Photo of Kim Kwang Hyun and Soo See Tan, Hankook Tire Singapore Pte Ltd, Ivone Hodiny, DBS and Thomas Aubry, Citi.
Prior to Hankook Tire Singapore’s establishment, China and Indonesia factories procured raw materials directly from third-party suppliers in US dollars with long-terms. Tackling the mismatch between each factories’ purchase and sales currency, lowering the cost of issuing letters of credit on each trade and managing over long-terms saw a major centralisation and standardisation programme rolled out. It has been a success.
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Kim Kwang Hyun
Hankook Tire Singapore is a subsidiary of Hankook Tire Co Ltd, one of the world’s largest tyre companies. Headquartered in South Korea, the group boasts a number of production facilities, R&D centres, subsidiaries and distributors globally. Hankook Tire Singapore was founded in 2012 to streamline the company’s supply chain and tap into Singapore’s lower finance costs.
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The power of centralisation discovered
Prior to Hankook Tire Singapore’s establishment, China and Indonesia factories procured raw materials directly from third-party suppliers in US dollars with a usance period of 180 days. Using usance as a payment method was costly due to the high interest rate in China and Indonesia compared to Singapore. Sales were made in currencies other than USD. This execution led to the mismatch between factories’ purchase and sales currency, creating risk. The payment method of issuing letters of credit (LCs) to suppliers incurred high expenses for the companies. Working capital and cash flow was far from optimal.
Hankook Tire Singapore is now positioned as a regional procurement hub for factories in China and Indonesia, replacing the former practice of contacting over 80 suppliers. It also acts as an intermediary for the sales of tyres, controlling payment terms to improve cash flow and working capital, procuring from Indonesian factories and selling to Malaysia, Thailand and India sales entities.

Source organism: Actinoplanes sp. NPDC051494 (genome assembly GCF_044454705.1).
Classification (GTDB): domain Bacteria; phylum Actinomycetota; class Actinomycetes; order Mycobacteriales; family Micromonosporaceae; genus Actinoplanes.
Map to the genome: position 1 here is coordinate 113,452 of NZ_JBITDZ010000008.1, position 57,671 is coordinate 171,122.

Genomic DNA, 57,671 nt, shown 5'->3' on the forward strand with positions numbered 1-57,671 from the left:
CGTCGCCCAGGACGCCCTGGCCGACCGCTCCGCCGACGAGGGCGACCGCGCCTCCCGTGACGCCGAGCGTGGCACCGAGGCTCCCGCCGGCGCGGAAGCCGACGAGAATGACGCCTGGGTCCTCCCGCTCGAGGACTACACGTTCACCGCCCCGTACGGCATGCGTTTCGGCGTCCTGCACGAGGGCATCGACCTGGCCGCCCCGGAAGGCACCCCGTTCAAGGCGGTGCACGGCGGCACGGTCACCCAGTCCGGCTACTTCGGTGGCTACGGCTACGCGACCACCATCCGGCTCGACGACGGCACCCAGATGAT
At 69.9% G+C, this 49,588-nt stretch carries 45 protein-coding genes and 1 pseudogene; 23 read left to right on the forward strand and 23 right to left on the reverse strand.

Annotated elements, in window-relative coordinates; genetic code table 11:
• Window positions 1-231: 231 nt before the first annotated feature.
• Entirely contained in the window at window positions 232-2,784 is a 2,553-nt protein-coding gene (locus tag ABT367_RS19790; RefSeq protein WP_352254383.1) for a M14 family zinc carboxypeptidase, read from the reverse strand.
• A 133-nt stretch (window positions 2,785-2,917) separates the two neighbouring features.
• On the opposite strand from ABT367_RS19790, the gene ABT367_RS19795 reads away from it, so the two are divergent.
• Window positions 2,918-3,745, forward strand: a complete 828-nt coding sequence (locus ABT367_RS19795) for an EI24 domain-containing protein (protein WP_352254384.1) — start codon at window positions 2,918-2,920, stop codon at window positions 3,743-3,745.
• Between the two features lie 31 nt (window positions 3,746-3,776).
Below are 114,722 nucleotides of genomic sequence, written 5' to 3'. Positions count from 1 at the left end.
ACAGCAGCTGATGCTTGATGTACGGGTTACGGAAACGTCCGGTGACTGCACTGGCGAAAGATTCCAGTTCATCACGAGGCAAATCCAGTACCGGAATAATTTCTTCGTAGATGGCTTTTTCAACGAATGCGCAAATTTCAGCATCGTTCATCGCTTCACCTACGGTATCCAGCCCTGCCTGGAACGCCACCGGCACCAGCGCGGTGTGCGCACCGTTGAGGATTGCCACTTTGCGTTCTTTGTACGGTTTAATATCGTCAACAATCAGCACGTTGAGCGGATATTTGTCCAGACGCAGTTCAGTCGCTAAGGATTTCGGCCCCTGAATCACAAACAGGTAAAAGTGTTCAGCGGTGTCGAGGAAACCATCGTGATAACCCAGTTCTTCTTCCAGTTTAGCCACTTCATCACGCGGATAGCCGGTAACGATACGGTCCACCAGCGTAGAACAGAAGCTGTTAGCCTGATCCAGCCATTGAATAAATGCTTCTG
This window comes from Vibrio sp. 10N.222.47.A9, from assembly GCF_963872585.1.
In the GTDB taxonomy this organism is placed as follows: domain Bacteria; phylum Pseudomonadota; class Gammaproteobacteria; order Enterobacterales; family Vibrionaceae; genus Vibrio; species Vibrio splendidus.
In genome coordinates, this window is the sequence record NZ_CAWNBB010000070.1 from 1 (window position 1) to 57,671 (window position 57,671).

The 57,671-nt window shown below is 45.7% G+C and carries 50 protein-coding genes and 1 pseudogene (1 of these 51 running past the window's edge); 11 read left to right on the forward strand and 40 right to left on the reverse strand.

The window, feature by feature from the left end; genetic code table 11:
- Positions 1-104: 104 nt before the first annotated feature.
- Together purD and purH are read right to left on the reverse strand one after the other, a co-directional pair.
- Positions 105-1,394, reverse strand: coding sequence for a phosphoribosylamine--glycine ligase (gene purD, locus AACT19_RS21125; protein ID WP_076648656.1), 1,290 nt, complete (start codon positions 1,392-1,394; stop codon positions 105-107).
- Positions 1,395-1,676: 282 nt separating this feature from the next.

Singapore took over FX management, tackling currency issues between the China factories and the regional sales entities, reducing the short FX position of China factories while transacting forward contracts.
The payment method was changed from LC to open account to curb high costs. Negotiations with entities also extended days payable outstanding (DPO). Hankook Tire Singapore deployed a supply chain finance programme to enhance working capital management and standardise payment methods. Other measures include Singapore becoming a centralised payment factory for other entities globally, specifically as a centralised FX control centre.
Best practice and innovation
To reduce the high cost arising from LC opening, Hankook Tire encouraged suppliers to adopt the OA payments. Cooperation enabled clear improvement results. To further reduce costs, with the flattening of the gap between one-month Libor and six-month Libor, a mixture of both was adopted as the reference rate for trade financing loans.
Where factories and sales entities faced a mismatch in their purchase and sales currency, it created FX exposures in each of the entities. With Singapore as the reinvoicing party to purchases, invoicing in functional currency, FX exposures were more easily and effectively hedged, using forward hedging.
As reinvoicing agent, Singapore also took control of payment terms to sister entities by analysing each of their cash positions and determining optimal payment terms.
Through the supply chain finance programme, working capital and cash flow was improved by enabling the extension in payment terms from suppliers. Also, widespread standardisation has improved efficiency in several work processes. Initiatives include creating a processing centre for inter-company balance settlements; setting up an APAC host-to-host banking platform to improve visibility on cash position;, and introducing supply chain financing that allows payments to be processed directly by the bank to suppliers. A standard loan application form, generated from the ERP, is now reducing human error and improving efficiency.
Improved bargaining power and economies of scale.
Enhanced standardisation and automation of finance/procurement finance.
Reduced human error, increased efficiency and lowered business risks.
Good partnership maintained with bankers, suppliers and government.
Procuring through Singapore gives cumulative savings of US$8.3m from 2012 to 2018.
Working capital improved by US$99m (at December 2017).
Average payment terms reduced by 29 days.
Saved about 39% of interest expense through evolution of financing solutions.
Managed FX exposure in various local currencies (RMB, THB, MYR and INR) equivalent to US$80.7m through billing in local currency.